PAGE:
How did you match the foreground CG elements with the backgrounds?
Yann: Nowadays it’s pretty easy to match CG elements with the background: you shoot an HDR environment – using bracketed exposures of fisheye lenses or mirror balls – and you use it to light your scene. If everything has been properly calibrated your CGI will match the background. But it’s like bringing an actor onto a pre-lit set. You still need to light the actor to make him or her look good. Same thing with CGI! You’ve got your environment but you need to light your character or object to make it look good.
Well, I digress! We didn’t use environments that much at this time. The light was recreated by hand. A difficult task for talented minds.
Yann: I’d like to speak of the harbour part a little, too. During preparation we realized that in order to have the point of view of the camera at ground level we will need to shoot with a mirror. Which was nightmarish with the movements we’d planned and would create difficulties later – the image would be somehow a bit distorted and it’s complicated to work with when you use CGI – so we decided to shoot as close to the ground as possible. The whole scene was created in CGI and live elements were reprojected on the CGI. We were able to lower the camera and generate the rolling like we wanted.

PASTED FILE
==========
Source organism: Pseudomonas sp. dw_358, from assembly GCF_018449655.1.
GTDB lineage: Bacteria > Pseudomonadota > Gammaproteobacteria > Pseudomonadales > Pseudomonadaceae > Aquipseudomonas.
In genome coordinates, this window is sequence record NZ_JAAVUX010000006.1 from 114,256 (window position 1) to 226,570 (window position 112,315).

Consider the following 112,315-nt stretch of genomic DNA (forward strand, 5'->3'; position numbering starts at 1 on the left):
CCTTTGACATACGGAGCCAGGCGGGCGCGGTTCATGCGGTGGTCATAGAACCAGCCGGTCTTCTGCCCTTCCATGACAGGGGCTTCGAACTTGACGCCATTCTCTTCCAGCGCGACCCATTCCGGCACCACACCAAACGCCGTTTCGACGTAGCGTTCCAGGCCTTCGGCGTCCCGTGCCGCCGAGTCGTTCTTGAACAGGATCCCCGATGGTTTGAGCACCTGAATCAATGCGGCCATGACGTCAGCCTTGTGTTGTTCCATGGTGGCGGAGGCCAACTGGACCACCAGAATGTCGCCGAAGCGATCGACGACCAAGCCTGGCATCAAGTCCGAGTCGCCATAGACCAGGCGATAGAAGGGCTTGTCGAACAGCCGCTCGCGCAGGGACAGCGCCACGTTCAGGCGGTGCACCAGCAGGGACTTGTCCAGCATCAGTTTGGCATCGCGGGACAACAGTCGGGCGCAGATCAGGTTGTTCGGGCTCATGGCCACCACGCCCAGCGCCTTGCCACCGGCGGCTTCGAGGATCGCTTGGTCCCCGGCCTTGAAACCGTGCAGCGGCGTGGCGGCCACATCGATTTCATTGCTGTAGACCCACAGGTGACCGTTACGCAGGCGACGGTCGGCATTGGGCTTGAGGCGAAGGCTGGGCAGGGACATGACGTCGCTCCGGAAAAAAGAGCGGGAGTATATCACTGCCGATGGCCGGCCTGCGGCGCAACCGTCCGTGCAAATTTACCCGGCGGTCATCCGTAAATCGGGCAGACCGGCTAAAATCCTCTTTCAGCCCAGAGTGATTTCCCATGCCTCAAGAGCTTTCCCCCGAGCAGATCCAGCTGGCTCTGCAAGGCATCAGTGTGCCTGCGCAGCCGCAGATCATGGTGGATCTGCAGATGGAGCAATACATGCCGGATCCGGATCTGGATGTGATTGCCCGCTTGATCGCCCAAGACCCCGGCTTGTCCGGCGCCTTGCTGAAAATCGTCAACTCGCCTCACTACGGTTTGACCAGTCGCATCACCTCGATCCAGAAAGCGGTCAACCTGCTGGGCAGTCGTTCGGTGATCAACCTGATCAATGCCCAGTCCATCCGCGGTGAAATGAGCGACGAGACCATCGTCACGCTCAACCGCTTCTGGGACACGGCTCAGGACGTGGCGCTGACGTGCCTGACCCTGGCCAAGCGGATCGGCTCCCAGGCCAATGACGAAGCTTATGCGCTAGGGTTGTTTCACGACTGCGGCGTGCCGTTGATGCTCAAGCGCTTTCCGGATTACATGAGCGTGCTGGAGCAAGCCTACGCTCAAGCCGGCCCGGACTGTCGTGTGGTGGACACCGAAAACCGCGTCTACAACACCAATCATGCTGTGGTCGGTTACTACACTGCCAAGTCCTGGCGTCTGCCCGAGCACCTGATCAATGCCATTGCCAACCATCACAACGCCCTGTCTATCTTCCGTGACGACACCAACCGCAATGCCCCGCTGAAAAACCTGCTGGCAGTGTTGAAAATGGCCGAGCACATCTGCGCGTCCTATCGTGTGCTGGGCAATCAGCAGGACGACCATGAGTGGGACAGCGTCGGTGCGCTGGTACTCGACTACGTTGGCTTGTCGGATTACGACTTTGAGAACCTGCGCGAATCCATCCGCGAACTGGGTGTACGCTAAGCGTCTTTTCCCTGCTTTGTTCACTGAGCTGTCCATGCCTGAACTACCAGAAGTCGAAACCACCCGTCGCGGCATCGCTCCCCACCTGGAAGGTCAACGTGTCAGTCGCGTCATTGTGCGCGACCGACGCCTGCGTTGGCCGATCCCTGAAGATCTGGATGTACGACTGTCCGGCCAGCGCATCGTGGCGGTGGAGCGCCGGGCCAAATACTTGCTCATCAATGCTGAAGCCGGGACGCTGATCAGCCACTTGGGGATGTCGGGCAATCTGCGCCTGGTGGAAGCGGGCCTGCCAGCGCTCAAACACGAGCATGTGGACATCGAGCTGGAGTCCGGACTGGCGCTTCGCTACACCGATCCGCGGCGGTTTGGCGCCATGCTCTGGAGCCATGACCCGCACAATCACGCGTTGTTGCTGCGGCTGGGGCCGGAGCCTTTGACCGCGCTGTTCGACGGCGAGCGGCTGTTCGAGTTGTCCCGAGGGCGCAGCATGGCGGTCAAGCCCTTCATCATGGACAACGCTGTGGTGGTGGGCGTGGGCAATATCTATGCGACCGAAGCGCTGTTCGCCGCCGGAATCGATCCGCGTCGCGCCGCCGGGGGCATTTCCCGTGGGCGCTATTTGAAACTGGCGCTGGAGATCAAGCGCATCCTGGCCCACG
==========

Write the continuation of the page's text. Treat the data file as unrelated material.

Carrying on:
Can you talk about the scenes inside the truck when the bullet is being transported?
Yann: It’s basically a camera installed on a crate with people carrying it. We added CGI bullets and voilà! Then when we “dive” amongst the bullets that is 100% CGI. It’s roughly the same principle until we – “the bullet” – fall on the ground, which is 100% CGI.
How did you create the scene where the bullet is being loaded into the magazine and the AK-47?
Yann: We realized pretty early that we won’t be able to fit a cinema camera inside the magazine of an AK-47! So everything is CGI. We thought of building an oversized one but building it in CGI was cheaper. The hand was shot but nearly completely reconstructed and “replaced” by CGI to allow us to push our CGI bullet inside our CGI AK-47.
How did you work with Imaginary Forces and their typography design?
Yann: We delivered the sequence and they added their cards. I believe they created it for the film. A pretty fine and sensitive work, if you ask me!
I must add that Zach Staenberg, the chief film editor, was a tremendous help during post production.
Did you have to shoot any elements yourselves, like green screen or specific textures?
Yann: Nope. Amir Mokri, the DOP, used 35mm to beautifully shoot all the elements of the sequence – like the rest of the film. At that time we didn’t have “prosumer” cameras available. Shooting elements ourselves was a big deal. It’s something we like to do now, getting out and shooting elements.
What tools and software did you use? Would you do anything differently today?
Yann: Softimage|XSI was our main CGI Software. It was rendered using Mental Ray and composited using good old Shake. Today I’m still not entirely satisfied with the final result and sometimes I want to talk to the producer to remake it!
View the credits for this sequence